Warriors’ pride at stake

Enock Muchinjo

“I AM sorry for you, but I will not weep.” Zimbabwe will probably feel the same way after news from Kigali that Angola have gotten the better of Rwanda to qualify for their maiden World Cup fi

nals at the expense of Nigeria’s Super Eagles.


The Warriors have never been in a more comfortable precinct than they find themselves in. Win or lose, the aftermath of tomorrow’s match in Abuja has the high potential to fracture opposition hearts, but at the same time leave the Warriors scarcely hurt.


The Warriors are comfortable in the knowledge that they can only feel for Nigeria if the home side fails to make it to Germany next year for the world’s premier football showpiece.


If the not-so-daunting feat of an Angola victory occurs in the Rwandan capital, the Angolans will not need to worry about anything, as not even the most comprehensive of wins by Nigeria over Zimbabwe will block their passage to Germany next year.


So confident of accomplishing a grand dream the Angolans are already secretly making plans for the World Cup.


Ironically, the Warriors, with nothing to lose but their pride and perhaps also their above-the-ground continental rating which some critics would want to believe is a bit unearned, must certainly find it gainful for them to get some mileage off the much-fancied Nigerians with a polished performance in Abuja.


The irony lies in that back home in Zimbabwe, many football followers will feel a little disappointed if Angola make it to Germany at the expense of Nigeria. Zimbabwean neutrals feel that the Angolans are not a solid enough outfit to represent the continent in Germany, and they would greatly miss the finesse of the Nigerians at the World Cup. If they had their way, local fans would have preferred the Super Eagles to have their place in the sun in Germany.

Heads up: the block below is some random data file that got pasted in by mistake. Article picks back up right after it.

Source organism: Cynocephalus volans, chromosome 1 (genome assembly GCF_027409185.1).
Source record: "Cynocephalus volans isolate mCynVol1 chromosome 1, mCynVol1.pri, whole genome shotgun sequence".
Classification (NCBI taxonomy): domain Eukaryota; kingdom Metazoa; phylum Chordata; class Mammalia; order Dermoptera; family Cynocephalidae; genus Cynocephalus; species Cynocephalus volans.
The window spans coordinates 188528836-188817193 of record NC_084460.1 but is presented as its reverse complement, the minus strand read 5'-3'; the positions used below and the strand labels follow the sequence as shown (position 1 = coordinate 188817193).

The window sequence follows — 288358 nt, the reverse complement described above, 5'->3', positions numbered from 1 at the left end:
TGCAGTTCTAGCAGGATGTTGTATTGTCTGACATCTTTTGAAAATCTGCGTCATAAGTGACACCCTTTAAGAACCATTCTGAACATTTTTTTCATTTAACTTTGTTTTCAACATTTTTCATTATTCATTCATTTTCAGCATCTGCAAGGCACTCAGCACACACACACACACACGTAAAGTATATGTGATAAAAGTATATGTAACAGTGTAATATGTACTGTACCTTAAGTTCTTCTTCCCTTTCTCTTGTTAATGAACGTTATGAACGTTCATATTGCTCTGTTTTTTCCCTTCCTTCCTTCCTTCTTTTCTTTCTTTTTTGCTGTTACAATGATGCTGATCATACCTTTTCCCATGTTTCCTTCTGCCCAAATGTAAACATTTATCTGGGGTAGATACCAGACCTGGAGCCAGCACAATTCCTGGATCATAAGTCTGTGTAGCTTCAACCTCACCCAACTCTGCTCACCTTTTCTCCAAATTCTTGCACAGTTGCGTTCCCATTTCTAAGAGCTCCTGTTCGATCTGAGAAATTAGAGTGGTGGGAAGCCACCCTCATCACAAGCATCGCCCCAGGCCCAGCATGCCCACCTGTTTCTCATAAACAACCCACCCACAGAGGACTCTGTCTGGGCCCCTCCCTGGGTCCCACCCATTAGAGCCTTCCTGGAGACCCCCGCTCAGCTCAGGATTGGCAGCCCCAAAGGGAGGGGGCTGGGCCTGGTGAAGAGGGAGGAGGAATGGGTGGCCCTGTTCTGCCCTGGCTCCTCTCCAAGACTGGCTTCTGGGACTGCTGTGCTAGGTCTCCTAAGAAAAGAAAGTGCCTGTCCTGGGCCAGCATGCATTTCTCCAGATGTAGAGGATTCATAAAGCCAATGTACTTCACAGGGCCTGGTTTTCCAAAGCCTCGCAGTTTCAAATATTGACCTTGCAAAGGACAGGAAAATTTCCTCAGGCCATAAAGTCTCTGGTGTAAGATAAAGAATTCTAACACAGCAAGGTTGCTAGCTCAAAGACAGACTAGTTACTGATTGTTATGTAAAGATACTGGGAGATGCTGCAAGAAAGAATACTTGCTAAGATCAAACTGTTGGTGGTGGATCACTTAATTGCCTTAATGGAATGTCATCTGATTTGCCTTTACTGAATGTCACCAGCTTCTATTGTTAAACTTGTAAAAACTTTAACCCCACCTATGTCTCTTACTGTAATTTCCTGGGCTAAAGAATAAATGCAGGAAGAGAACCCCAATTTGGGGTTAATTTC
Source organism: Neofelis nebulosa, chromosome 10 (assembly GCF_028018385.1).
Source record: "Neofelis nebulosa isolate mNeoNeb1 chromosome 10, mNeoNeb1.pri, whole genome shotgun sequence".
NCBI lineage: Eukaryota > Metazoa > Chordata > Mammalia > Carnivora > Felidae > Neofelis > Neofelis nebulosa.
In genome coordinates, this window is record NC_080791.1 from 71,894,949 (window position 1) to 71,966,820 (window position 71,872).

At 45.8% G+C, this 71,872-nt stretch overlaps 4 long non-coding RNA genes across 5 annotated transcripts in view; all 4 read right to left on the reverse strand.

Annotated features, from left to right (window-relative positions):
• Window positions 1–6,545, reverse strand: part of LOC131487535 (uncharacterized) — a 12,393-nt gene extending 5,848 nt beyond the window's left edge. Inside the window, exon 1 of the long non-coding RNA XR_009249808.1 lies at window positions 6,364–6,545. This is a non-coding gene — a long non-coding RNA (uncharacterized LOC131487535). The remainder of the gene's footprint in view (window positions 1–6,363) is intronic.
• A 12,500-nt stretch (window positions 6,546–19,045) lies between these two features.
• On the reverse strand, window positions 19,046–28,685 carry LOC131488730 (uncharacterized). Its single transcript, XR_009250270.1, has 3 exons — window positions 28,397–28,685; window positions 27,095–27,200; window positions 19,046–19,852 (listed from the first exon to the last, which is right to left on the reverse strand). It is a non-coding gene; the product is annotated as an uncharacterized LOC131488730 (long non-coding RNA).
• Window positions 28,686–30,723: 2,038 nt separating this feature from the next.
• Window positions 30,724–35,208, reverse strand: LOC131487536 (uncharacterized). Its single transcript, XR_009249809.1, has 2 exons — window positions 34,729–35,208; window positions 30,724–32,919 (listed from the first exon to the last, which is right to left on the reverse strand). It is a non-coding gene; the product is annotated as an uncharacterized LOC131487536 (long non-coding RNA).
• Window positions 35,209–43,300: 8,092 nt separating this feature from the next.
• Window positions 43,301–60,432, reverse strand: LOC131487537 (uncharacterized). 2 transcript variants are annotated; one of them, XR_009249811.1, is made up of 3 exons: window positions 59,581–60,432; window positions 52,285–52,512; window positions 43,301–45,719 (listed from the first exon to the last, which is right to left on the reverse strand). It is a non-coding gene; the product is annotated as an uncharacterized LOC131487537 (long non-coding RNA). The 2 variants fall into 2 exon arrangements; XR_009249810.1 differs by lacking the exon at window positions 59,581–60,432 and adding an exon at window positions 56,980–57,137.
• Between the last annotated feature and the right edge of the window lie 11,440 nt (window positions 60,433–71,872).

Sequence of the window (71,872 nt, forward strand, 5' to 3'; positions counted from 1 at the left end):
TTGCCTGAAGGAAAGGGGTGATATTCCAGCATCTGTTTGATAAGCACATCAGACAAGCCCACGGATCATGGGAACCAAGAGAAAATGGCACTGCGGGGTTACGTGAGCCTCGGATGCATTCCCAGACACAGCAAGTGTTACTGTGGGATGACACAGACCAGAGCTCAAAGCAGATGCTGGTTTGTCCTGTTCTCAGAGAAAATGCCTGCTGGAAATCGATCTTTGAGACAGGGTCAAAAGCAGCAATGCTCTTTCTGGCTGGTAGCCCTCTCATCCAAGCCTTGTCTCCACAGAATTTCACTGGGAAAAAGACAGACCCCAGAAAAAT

In a week of anxiety and hype in Nigeria in the countdown to the match, the media in the populous west African country was in agreement that the destiny of the Super Eagles was out of their hands, but optimism was not in short that victory over Zimbabwe was inevitable.


Last year, the Super Eagles came to Zimbabwe and thumped the Warriors 3-0 in the reverse fixture of this combined World Cup/Africa Cup of Nations qualifier, in a match that cost Warriors coach Rahman Gumbo and his assistant Brenna Msiska their jobs. Ironically, again, it is the match that served as a wake-up call for Zimbabwe and drove them to their second successive Africa Cup of Nations in Egypt next year.


Up until then, Zimbabwe and Nigeria had previously met twice in competitive matches at full international level. In July 1989, in qualifiers for the 1990 Africa Cup of Nations, Nigeria beat Zimbabwe 3-0 in Nigeria before the two sides drew 1-1 in the second-leg in Harare.


Zimbabwe had in their early years of Independence beaten the Nigerians 1-0 in an international friendly in 1981.


Zimbabwe and Nigeria’s Under-23 sides have played each other a total six times since 1980 in Olympic Games qualifiers. Zimbabwe have lost four of the ties, drawn one, while their only win came in 1999 when a then young, bubbly Air Zim Jets striker, Benjani Mwaruwari scored a brilliant second-half brace at the National Sports Stadium to inspire Zimbabwe to a 2-1 win.


Now with French Ligue 1 giants AJ Auxerre, hitman Mwaruwari leads the Warriors attack into battle tomorrow.


The Warriors’ away form is not extraordinary, the very reason why Zimbabwe were keen to travel with a full-strength side to avoid more embarrassment at the hands of the Super Eagles.


Zimbabwe squad:


Energy Murambadoro, Gift Muzadzi, Method Mwanjali, Charles Yohanne, James Matola, Dumisani Mpofu, Zvenyika Makonese, Clement Matawu, Joel Luphahla, Leo Kurauzvione, Francis Chandida, Ronald Sibanda, Ashley Rambanepasi, Honour Gombami, Shingi Kawondera, Benjani Mwaruwari, Brian Badza, Peter Ndlovu.